We traveled through a pass near St. George that was really wild! I was a little white knuckled driving this route through the enormous rock outcroppings and the twists and turns in the road. It was more of what I expected to see in Utah.

We turned onto Rt. 9 and the sign said, "Welcome to Hurricane Valley...Gateway To The Parks"! By "parks" they are referring to Zion, Kolab and Bryce National Parks. We visited them all...more on those places later.

We finally arrived at the St. George RV Park. Our first site, site #54, was very narrow. With our slides extended, we were within 6" of touching the next RV! Talk about close neighbors! And we did meet the neighbors, Dale and Rita, who were from Oregon. We tagged along with them to dinner at the Cracker Barrel that night and enjoyed their company. They invited us to visit them at their home in Oregon when we got up that way.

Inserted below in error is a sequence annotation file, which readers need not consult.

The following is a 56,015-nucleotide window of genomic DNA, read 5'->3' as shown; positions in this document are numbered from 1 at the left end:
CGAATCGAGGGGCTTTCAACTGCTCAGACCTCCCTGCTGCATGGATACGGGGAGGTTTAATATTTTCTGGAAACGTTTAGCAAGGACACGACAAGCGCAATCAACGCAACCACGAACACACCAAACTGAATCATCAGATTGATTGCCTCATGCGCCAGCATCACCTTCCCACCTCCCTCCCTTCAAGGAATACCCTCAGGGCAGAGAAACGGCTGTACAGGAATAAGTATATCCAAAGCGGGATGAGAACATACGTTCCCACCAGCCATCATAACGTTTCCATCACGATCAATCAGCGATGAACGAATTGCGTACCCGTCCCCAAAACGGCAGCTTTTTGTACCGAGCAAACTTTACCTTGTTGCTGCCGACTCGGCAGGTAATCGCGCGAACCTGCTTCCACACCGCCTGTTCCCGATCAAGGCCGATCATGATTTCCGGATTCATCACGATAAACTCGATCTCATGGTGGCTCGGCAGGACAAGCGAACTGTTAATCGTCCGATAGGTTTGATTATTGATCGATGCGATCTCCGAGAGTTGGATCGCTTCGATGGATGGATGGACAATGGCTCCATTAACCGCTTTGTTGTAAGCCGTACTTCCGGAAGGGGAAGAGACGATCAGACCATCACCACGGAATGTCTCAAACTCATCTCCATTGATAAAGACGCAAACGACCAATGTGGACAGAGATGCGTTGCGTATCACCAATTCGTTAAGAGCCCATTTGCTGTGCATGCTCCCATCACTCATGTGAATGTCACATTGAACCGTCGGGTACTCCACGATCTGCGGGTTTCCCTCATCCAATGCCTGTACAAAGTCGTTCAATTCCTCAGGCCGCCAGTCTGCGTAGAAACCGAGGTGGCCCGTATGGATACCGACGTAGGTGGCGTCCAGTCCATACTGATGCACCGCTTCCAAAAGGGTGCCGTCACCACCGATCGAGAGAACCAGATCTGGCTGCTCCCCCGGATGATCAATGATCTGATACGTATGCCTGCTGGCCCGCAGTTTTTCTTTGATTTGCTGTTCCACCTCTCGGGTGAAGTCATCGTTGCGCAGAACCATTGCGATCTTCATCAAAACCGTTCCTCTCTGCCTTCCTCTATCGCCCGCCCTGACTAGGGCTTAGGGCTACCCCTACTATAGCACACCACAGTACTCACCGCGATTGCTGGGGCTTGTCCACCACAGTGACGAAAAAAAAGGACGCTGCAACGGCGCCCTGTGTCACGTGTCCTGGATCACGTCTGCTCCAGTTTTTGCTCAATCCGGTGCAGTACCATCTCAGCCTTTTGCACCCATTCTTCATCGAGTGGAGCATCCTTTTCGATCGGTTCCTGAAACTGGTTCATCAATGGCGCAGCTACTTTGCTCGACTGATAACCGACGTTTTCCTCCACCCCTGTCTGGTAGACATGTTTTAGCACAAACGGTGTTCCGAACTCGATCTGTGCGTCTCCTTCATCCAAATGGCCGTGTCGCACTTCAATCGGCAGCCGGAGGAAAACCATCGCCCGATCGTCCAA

We did end up moving the motorhome to site #59 a day later and it was much more level and wider so we were much happier at the park. We also drove into St. George and looked around. Many red cliffs with houses built on them. Cool to look at, but not sure if I would want to live on a rock formation! They call this area "Utah's Dixie" since it is the southern most part of the state.

Peg frequented the pool a few times. Some days
it was much too windy to try to take a swim. Since we were at St. George several days, we also met other neighbors, Jerry and Wilma, also from Oregon. We had happy hour with them and they served wine from their son-in-laws private winery. It was very good. They also gave us some information on a dentist in Algodones, Mexico and some other tips for when we return there. They spend a lot of time in Yuma, on the Mexican border.

The view from the campground was interesting with the red rocks surrounding us. Peg shot this photo of the red rocks across the highway from us in the early morning hours. The red rocks had changed color to a brilliant orange.

Thursday, April 3, 2008